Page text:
33 Cf. McAlpine Construction Ltd v Panatown Ltd  1 AC 518, in which the House of Lords considered the effect of a ‘duty of care deed’ entered into between a construction company and the owner of the land on which the building was constructed, the purpose of that deed being to establish liability by the builder, who (according to the law of negligence in England) does not owe a duty of care to the owner of the property.
This publication was prepared by Kenneth Eagle, Kurt Richards and Ella Howard.
Kenneth Eagle practises in the areas of commercial law, including competitive tendering and contracting, contract drafting, risk allocation and management, as well as intellectual property, including technology development and licensing agreements. In addition, he has gained expertise in the handling of complex legal issues and processes through his involvement in major privatisation and corporatisation projects.
Kurt Richards is an experienced lawyer in AGS Commercial, advising government clients on a range of procurement, probity, property and general commercial matters.
Ella Howard is a lawyer in AGS Dispute Resolution, who also worked with AGS Commercial as a rotating graduate. During her time with AGS Commercial, she worked on general contracting and commercial matters.
Christopher Behrens assisted in its preparation.
AGS acknowledges the assistance of Emeritus Professor Jim Davis of the Australian National University in the preparation of earlier versions of this article.
Original published 23 September 2013.
AGS has a national team of lawyers who can assist you with proportionate liability and its application. For further information on the article in this issue, or on other matters, please contact the authors or any of the lawyers listed below.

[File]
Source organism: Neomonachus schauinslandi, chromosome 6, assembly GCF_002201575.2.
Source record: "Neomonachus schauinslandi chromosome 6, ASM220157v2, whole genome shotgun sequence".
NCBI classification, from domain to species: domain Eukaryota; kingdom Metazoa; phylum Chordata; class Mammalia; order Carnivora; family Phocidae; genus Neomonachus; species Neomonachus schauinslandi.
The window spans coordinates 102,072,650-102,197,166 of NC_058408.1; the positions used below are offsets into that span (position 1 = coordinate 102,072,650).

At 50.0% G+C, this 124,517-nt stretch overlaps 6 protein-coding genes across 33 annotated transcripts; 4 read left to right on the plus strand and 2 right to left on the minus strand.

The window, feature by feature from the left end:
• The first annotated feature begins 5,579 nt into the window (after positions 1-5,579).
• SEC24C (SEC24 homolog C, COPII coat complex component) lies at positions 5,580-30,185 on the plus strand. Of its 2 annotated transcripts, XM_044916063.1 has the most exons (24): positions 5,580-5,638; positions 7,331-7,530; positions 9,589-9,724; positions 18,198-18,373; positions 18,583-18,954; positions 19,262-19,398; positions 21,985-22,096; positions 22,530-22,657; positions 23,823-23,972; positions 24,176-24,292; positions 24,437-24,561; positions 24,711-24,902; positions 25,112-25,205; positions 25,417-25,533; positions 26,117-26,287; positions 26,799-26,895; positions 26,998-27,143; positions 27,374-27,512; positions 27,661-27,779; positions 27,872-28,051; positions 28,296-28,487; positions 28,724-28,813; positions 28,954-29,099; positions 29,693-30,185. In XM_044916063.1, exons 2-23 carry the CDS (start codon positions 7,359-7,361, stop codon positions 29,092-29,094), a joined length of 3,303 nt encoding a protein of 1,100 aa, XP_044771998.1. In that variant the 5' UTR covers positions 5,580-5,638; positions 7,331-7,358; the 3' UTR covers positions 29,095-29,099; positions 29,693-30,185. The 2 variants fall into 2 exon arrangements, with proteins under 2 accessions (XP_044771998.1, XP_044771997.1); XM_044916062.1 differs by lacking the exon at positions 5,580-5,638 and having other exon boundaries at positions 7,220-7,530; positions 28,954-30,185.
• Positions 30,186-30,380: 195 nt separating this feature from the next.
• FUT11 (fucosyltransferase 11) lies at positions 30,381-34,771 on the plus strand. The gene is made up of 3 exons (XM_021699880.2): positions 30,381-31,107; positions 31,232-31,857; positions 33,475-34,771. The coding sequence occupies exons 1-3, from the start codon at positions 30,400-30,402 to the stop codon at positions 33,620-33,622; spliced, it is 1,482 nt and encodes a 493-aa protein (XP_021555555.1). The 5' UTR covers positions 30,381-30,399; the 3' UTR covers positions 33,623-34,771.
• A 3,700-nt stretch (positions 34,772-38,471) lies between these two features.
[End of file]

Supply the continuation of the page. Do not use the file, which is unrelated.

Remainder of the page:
|Christopher Behrens||02 6253 7543|
|Marianne Peterswald||02 6253 7260|
|Rachel Chua||02 6253 7086|
|Kathryn Grimes||02 6253 7513|
|Helen Curtis||02 6253 7036|
|Terry De Martin||02 6253 7093|
|Andrew Miles||02 6253 7100|
|Linda Richardson PSM||02 6253 7207|
|Adrian Snooks||02 6253 7192|
|Zita Rowling||02 6253 7426|
|Tony Beal||02 6253 7231|
|Simon Konecny||02 9581 7585|
|Marcella Bienvenue||02 9581 7432|
|Kate Brophy||02 9581 7678|
|Jim Sullivan||02 9581 7418|
|Paul Lang||03 9242 1322|
|Garth Cooke||03 9242 1490|
|Kenneth Eagle||03 9242 1290|
|Teresa Miraglia||03 9242 1493|
|Cathy Reid||03 9242 1203|
|Josephine Ziino||03 9242 1312|
|Lee-Sai Choo||08 9268 1137|
|Teresa Ling||08 9268 1157|
The material in this briefing is provided to AGS clients for general information only and should not be relied upon for the purpose of a particular matter. Please contact AGS before any action or decision is taken on the basis of any of the material in this briefing.
© AGS. All rights reserved.
Electronic versions of AGS newsletters are available for clients who prefer to receive issues in this form. Please email firstname.lastname@example.org to arrange supply.
For enquiries regarding supply of issues or to change address details, please email email@example.com
ISSN 1433-9549 (Print)
ISSN 2204-6550 (Online)
Approved Postage PP 255003/05310